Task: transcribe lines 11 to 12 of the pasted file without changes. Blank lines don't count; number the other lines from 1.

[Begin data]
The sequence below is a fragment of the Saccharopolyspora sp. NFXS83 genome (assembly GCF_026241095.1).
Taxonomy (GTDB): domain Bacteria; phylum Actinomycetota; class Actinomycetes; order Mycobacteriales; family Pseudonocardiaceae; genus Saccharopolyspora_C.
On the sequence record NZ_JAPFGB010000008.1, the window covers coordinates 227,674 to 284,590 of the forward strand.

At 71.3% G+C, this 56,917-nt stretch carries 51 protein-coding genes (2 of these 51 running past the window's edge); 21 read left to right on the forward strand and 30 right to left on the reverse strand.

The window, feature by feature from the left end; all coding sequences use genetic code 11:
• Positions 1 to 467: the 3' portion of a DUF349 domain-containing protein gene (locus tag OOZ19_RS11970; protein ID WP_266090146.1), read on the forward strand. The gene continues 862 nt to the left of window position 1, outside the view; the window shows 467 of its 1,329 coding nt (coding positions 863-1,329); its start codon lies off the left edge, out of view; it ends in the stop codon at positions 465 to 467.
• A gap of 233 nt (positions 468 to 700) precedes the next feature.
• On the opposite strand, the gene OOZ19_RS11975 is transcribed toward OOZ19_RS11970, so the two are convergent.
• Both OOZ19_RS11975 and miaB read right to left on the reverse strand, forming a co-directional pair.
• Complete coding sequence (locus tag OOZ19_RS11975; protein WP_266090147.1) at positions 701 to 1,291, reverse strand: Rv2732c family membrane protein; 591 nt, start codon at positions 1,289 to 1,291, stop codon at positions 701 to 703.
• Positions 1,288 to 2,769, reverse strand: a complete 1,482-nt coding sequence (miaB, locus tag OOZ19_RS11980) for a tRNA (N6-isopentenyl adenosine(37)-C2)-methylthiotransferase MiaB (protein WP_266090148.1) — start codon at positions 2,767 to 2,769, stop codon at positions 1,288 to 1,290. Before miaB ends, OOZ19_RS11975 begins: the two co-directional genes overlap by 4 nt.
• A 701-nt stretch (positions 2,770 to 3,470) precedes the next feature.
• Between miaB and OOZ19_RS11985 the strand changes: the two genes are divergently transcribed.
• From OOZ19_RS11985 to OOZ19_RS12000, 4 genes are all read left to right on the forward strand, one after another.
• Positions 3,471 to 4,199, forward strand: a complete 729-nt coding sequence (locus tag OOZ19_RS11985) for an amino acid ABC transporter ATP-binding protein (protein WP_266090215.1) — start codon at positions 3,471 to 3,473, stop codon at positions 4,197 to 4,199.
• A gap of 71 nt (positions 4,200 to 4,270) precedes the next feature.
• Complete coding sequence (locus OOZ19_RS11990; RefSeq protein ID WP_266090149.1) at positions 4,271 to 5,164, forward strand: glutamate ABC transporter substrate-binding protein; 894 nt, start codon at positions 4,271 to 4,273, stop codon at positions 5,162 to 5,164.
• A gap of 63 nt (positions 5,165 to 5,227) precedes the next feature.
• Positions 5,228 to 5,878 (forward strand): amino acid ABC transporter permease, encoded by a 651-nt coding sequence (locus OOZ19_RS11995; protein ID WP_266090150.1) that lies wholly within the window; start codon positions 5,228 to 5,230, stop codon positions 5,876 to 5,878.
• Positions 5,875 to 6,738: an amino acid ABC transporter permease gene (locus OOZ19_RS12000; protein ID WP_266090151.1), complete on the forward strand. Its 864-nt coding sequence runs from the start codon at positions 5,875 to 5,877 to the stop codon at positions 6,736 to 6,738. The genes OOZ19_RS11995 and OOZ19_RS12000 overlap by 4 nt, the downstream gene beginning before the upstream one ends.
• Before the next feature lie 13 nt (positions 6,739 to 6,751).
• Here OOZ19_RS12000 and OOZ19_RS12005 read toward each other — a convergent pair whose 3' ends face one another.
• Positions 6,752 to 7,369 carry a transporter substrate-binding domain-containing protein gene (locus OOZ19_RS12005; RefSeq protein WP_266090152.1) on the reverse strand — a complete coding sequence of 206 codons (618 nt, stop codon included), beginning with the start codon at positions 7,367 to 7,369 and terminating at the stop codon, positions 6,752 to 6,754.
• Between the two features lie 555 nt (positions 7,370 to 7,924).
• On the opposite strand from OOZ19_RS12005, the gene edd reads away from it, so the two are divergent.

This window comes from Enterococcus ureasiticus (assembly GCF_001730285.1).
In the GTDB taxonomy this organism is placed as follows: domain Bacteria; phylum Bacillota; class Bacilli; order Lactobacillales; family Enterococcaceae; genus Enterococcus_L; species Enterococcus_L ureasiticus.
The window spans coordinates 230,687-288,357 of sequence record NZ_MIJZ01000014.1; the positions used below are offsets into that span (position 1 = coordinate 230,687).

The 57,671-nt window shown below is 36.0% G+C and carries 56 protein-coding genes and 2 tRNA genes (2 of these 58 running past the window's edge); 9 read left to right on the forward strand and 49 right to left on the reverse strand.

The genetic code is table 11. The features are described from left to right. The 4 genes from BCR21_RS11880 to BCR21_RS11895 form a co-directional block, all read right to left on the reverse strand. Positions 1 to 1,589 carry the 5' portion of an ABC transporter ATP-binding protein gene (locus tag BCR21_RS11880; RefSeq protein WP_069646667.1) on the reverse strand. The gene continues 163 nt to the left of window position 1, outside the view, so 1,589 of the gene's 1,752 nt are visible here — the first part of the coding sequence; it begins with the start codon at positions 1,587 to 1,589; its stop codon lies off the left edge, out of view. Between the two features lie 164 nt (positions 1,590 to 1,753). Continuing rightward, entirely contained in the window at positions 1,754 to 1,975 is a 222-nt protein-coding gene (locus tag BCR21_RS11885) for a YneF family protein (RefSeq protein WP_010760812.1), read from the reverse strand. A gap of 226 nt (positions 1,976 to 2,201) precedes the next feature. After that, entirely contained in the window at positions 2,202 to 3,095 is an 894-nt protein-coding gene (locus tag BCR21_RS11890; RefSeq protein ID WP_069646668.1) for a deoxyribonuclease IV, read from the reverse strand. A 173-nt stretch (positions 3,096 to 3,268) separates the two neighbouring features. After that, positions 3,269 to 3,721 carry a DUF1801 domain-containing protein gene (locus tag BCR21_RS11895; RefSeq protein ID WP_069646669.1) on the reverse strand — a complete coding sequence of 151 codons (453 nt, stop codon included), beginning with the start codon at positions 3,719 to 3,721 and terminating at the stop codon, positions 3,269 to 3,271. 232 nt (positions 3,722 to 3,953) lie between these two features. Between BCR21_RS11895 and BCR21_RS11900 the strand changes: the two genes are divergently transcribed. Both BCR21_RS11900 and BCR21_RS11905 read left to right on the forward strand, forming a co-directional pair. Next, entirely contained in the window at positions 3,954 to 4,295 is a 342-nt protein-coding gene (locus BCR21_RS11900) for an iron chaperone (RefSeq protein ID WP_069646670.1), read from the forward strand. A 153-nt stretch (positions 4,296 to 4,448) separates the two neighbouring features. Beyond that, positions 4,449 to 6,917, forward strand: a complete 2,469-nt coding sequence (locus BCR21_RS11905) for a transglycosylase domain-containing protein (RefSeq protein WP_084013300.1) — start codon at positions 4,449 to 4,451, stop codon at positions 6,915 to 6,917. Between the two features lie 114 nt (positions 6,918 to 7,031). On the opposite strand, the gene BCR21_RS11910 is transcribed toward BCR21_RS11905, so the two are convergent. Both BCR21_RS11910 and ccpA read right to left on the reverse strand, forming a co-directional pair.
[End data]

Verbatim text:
• Positions 1,288 to 2,769, reverse strand: a complete 1,482-nt coding sequence (miaB, locus tag OOZ19_RS11980) for a tRNA (N6-isopentenyl adenosine(37)-C2)-methylthiotransferase MiaB (protein WP_266090148.1) — start codon at positions 2,767 to 2,769, stop codon at positions 1,288 to 1,290. Before miaB ends, OOZ19_RS11975 begins: the two co-directional genes overlap by 4 nt.
• A 701-nt stretch (positions 2,770 to 3,470) precedes the next feature.